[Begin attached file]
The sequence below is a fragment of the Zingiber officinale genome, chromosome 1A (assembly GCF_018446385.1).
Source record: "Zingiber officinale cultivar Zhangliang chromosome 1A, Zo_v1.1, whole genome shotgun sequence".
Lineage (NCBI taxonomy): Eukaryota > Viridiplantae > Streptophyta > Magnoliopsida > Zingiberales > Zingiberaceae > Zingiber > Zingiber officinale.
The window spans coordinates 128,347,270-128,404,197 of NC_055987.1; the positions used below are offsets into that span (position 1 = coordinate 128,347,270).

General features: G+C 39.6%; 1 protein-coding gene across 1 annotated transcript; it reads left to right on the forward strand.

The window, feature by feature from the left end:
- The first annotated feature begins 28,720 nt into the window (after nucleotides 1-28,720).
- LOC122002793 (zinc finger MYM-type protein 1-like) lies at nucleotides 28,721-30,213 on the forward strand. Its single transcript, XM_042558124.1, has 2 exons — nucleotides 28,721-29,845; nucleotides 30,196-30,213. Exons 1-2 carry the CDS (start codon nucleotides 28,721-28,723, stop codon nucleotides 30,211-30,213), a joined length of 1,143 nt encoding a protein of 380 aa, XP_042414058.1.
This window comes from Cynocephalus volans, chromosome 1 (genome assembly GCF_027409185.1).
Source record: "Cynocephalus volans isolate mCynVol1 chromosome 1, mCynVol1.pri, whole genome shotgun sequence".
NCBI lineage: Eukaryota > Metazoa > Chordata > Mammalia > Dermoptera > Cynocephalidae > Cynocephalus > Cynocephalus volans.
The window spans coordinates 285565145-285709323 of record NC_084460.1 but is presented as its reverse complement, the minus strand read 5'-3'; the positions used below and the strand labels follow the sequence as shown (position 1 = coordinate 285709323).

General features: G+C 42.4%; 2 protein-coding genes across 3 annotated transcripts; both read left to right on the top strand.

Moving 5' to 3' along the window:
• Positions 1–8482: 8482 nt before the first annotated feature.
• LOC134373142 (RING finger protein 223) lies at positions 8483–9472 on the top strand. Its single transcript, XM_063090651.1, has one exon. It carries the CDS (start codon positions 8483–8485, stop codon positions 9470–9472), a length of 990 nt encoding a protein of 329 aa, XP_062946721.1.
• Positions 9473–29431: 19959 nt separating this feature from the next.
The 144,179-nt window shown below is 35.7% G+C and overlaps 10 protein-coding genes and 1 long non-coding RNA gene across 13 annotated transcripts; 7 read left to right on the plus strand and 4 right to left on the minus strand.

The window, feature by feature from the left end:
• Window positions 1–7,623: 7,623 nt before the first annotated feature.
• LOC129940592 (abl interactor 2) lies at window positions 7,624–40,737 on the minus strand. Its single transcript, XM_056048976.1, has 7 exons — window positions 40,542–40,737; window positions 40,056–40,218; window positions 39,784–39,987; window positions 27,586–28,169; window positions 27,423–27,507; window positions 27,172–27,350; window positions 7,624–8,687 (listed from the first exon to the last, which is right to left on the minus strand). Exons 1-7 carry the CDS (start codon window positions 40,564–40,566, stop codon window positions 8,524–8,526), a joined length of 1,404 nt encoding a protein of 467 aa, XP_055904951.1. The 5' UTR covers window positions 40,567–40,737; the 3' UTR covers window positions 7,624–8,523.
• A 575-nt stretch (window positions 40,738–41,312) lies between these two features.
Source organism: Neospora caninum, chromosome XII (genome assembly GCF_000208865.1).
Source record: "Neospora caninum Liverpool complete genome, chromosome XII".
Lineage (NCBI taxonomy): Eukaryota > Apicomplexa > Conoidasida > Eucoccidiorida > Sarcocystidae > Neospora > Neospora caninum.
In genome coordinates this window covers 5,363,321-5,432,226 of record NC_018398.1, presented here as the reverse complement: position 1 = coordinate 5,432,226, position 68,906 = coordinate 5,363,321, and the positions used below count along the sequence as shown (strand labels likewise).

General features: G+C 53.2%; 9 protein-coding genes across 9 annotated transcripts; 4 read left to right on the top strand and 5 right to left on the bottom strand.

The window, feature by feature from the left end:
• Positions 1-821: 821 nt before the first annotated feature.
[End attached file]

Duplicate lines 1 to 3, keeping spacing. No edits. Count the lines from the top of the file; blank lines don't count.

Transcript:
The sequence below is a fragment of the Zingiber officinale genome, chromosome 1A (assembly GCF_018446385.1).
Source record: "Zingiber officinale cultivar Zhangliang chromosome 1A, Zo_v1.1, whole genome shotgun sequence".
Lineage (NCBI taxonomy): Eukaryota > Viridiplantae > Streptophyta > Magnoliopsida > Zingiberales > Zingiberaceae > Zingiber > Zingiber officinale.